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The quantum threat: Why the need to shift to quantum safe cryptography represents an opportunity to modernise and consolidate legacy approaches to data (and embrace the cloud)

by Felix SCHIESSL, Quantum Computing Community Lead – Accenture Autriche, Suisse, Allemagne & Russie


Both regulatory compliance and the constant risk of breakthroughs in cyber security represent disruptive forces in the ever-changing landscape of modern commerce. The potential threat of a future quantum attack poses an impending “technical debt” for businesses as quantum advantage looms across the horizon. Large global enterprises, banks and other heavily regulated industries can take years to migrate critical and operational data and by then it may be too late to act.

The technical transition from two-key to three-key triple DES encryption in 2010 took over 5 years for businesses to complete.1 More recently, the introduction of GDPR across the EU caused major upheaval as businesses scrambled to become compliant, sometimes at major expense. Even so there were those that remained astute and saw these regulations for what they were, a “data opportunity in disguise” yielding opportunities to build a more secure foundation for sustained growth and a competitive edge. 2

Business is competitive, and the short-term focus will always be on bringing the latest products to market as early as possible. Previously decision makers may have been loath to allocate time and budget into anything deemed “non-value add”, especially when the risks of not doing so always seemed just out of reach. COVID-19 has created a new inflection point in the digital transformation agenda and at the same time, the impending need to upgrade security protocols to those that mitigate against quantum threats is yet another data opportunity in disguise. Any sort of transformation represents a unique opportunity to go back to the drawing board and rethink your technical strategy in a way that leverages the most out of cutting-edge tools. 3

A key benefit of cloud migration and consolidation is the scope for new, previously infeasible methods for innovating and processing data like machine learning and quantum computing. It is important to strike while the iron is hot and turn such inflection points into opportunities to unlock the intelligence and insights trapped in legacy systems and draw out maximal potential in order to grow and modernise. Siloed and legacy on-premise data platforms can be slow and constrain the availability of data driven insights ranging from consumer analytics to supply-chain logistics and optimisation, meaning businesses might miss out on a competitive edge against more agile players. 4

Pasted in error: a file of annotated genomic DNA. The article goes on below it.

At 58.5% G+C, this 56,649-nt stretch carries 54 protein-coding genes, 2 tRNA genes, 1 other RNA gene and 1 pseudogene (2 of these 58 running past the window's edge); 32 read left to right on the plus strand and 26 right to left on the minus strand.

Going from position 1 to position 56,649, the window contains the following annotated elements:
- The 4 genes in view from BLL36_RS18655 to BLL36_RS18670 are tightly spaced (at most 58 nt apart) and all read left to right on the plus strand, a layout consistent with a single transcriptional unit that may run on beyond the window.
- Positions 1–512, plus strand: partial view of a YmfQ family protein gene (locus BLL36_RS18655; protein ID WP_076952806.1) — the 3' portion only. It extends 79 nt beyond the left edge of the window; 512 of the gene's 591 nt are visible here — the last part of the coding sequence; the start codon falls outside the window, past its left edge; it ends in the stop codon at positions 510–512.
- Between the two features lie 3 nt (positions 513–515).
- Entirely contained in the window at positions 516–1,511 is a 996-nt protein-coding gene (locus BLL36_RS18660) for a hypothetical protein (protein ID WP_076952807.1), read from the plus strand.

Surrounding all the hype around quantum computing we should remember that quantum computers are simply a tool to solve certain types of problems with a speed benefit against other methods. As detailed by Tim Leonhardt et al5 it is important to understand what quantum technologies can and also can’t do. This requires drawing up a “long-list” of use-cases and then applying a series of “funnels” against the list to draw out areas where quantum computing will be advantageous and can offer a true value case. If this can be done concurrently with an end-to-end enterprise transformation, then this poses the possibility of designing truly “quantum-ready” organisations that are primed to become market leading innovators well into the future while reaping cost reductions, creating efficiencies and building new products and services. This delivery approach ensures platforms are purpose-built for future success while strengthening security and business outcomes in the now.

New use-cases and applications are progressively being realised and as the power of quantum computers continues to grow the number of use-cases is only expected to rise across a range of industries. Accenture is leading from the front in exploratory technology innovation having successfully delivered business experiments with clients such as BBVA6 and Biogen7.


Felix Schiessl drives Technology Innovation marketing and the Quantum Computing Community in Accenture´s Austria, Switzerland, Germany and Russia Technology Innovation team to identify and consult on go-to-market strategies and deliver QC applications.

Felix has been part of the German quantum computing team at Accenture since day one and helped ramp up Accenture´s quantum computing business in the German speaking market. He has experience in use case development, building relationships with vendors and ecosystems, quantum computing strategy and delivering quantum computing projects in the financial services and public sector industry. You can reach out to Felix via LinkedIn or Mail.


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